When most of us think of the dawn chorus we imagine the marvellous sounds that filter through our bedroom windows on spring mornings. The rich and fluty tune of a blackbird, the triumphant symphony of the tiny wren or perhaps the unmistakable song of the resident robin. But the dawn chorus doesn’t stop at the garden fence. As the day breaks across the country, song will erupt on even the remotest moors and bogs, often far from human ears. In this blog, Jack describes what we could expect to hear in a peatland dawn chorus and how these sounds are shifting in a changing landscape.
The bubbling and far-crying song of the curlew echoes across the rugged hill and is the sound that forms the core to our romantic soundtrack on a wild and windswept peat bog. Known to many in Scotland as the Whaup, the Curlew is Britain’s largest wading bird and is recognised by its characteristic downcurved bill. The curlews mournful trill exemplifies wild places and elicits a range of emotions - perhaps because of its strangely haunting beauty but also because it is a reminder of tragic loss and decline. The Curlew is one of the UK’s most endangered birds, with declines exceeding 50% in Scotland since 1995, and one that is becoming an ever-rarer sight in Galloway.
As the curlew arches up over the bog, so too ascends the skylark. A thrilling and endless song begins with it and as the skylark gains height, so the song seems to rise in complexity. Up and up the skylark goes until it is but a speck in the sky, but its song still pours down from above. The skylark may be a small and brown bird, but when it comes to singing this bird goes the extra mile. Their intricate song flights can last for up to an hour and the birds can reach a height of 300m. To many, skylarks are the unequivocal sound of a spring day and to me they have been a familiar accompaniment to many field surveys.
Whilst the skylark is a master lyricist, professional percussionists can also be heard performing and their sound reverberates across the moor. Unlike most birds, common snipe don’t use their vocal chords during their acrobatic display flight, but instead produce a remarkable ‘drumming’ noise using their tail feathers. As Snipe swoop downwards their stiff outer tail feathers vibrate rapidly as air rushes past them, producing a vibrato humming noise which rises in intensity as the snipe quickly tumbles through the air. The sound has been likened to those made by farmyard animals, and accounts for many of the bird’s vernacular names such as ‘horse gokk’ and ‘little goat of the frost’.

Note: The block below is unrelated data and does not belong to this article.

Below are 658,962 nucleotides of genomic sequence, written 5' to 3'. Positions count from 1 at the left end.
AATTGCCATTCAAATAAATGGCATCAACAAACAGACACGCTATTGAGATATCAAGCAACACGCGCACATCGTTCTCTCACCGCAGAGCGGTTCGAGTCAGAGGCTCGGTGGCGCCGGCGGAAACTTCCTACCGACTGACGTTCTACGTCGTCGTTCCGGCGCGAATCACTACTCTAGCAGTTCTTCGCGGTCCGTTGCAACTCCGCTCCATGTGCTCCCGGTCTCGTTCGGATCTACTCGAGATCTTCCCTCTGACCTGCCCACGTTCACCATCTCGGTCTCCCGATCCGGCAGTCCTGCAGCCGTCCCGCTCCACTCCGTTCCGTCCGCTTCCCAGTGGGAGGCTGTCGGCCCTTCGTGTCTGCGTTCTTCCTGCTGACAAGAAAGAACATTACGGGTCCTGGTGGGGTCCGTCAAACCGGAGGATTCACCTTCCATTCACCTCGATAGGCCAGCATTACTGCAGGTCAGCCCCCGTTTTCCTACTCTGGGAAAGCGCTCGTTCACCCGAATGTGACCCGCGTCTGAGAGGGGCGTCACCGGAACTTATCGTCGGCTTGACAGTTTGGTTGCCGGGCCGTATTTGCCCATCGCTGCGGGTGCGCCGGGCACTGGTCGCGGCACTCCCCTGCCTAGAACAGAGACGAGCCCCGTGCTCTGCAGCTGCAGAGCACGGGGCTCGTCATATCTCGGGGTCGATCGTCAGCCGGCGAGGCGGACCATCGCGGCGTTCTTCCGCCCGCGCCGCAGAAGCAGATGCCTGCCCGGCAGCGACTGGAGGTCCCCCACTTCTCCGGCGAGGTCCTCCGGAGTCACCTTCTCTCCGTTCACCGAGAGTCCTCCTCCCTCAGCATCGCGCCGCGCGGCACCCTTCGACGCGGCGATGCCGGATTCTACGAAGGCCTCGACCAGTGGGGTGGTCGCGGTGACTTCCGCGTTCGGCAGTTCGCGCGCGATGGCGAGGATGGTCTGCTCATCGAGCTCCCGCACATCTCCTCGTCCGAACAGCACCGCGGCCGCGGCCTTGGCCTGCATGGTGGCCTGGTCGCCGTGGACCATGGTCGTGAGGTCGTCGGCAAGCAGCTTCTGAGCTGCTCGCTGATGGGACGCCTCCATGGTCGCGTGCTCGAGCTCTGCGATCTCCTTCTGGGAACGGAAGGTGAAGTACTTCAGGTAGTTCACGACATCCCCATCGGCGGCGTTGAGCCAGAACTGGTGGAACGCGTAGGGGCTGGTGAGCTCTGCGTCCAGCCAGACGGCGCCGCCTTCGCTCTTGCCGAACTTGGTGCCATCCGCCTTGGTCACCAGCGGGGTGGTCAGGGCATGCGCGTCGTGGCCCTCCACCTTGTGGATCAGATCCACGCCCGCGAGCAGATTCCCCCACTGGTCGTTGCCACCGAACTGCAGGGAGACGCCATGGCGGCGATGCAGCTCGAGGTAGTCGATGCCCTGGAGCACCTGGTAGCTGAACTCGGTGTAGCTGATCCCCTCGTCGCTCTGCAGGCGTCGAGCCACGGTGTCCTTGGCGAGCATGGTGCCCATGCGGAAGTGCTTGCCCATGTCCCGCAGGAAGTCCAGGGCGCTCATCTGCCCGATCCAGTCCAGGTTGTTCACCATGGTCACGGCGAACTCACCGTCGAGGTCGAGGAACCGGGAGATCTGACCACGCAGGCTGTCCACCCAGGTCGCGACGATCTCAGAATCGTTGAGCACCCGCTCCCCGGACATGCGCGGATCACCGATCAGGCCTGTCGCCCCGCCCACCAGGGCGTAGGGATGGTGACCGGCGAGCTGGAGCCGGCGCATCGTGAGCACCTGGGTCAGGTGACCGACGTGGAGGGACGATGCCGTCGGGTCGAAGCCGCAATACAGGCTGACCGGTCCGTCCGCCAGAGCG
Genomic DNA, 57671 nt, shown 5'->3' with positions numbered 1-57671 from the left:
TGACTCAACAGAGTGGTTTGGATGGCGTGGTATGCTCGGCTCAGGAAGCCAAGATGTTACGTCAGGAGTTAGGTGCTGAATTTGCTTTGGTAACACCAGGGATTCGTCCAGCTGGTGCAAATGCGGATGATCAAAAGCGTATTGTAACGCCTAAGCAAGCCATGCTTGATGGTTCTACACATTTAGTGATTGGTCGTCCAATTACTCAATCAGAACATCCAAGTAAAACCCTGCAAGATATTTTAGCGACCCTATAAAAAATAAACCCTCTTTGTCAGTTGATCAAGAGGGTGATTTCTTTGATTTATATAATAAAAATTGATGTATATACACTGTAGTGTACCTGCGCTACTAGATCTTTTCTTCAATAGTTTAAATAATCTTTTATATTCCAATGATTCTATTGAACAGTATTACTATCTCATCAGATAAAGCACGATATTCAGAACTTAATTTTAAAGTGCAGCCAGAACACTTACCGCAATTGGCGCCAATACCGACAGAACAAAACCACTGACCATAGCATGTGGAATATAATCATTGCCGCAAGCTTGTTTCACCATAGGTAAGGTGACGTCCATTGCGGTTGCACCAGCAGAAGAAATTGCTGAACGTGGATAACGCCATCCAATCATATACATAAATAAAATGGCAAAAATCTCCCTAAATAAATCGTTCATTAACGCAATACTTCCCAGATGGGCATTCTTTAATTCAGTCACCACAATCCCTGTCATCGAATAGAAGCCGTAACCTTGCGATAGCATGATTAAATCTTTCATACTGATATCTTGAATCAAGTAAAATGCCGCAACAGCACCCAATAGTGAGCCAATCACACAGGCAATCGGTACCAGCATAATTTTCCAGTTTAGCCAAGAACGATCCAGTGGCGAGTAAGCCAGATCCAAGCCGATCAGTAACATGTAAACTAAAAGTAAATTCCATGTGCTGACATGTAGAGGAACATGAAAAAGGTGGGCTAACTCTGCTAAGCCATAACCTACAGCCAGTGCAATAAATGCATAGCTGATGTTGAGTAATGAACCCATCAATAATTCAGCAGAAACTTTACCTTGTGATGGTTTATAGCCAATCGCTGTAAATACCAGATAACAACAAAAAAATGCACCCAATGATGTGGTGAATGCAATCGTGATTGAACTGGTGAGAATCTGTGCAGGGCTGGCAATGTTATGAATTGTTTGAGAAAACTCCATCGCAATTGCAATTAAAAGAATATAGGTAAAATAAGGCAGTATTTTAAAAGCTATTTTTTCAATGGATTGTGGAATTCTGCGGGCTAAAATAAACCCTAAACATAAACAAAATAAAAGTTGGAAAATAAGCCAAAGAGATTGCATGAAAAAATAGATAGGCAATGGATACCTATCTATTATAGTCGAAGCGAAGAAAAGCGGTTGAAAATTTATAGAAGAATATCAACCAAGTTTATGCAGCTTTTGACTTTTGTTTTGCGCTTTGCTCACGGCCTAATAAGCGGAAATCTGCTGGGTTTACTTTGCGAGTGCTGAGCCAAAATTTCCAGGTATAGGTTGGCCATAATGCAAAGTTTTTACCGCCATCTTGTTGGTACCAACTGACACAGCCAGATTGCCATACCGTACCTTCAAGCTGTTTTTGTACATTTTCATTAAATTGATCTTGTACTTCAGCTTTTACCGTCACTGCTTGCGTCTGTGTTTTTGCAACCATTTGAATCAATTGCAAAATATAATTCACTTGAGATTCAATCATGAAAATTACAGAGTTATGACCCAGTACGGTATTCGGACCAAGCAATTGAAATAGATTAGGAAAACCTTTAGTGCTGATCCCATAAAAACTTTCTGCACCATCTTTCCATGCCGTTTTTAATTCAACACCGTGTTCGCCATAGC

The dawn chorus is all about performance, and no bird takes performing more seriously than male Black Grouse, who each morning take to the lekking stage to strut their stuff to prospective females.
Despite its apparent gentle nature, the soothing and bubbling dove-like song of a displaying black grouse can carry for more than 400m. During a lek, black cocks perform a highly ritualised display. Males parade around whilst fanning their white tail feathers, flare their crimson ‘eyebrows’, and even combat with rival males. Black grouse were once widespread across the UK but have declined drastically, a symbol of how land use practices such as forestry, over-grazing and wetland drainage have affected upland biodiversity. Black grouse can still be found in Galloway, with small leks scattered across the region.
Our dawn chorus wouldn’t be complete without a few more characters. The distinctive two-syllable song of a cuckoo resonates across the open ground, a sure sign that summer is on its way. The meadow pipit, a key host-species for the cuckoo, performs a parachuting flight with a cascading whistling tune. Stonechats perch on fenceposts flicking their tails and chinking like a pair of pebbles, and golden plover haunt the moor with their eerie cries.
The dawn chorus is all about performance, and no bird takes performing more seriously than male black grouse, who each morning take to the lekking stage to strut their stuff to prospective females.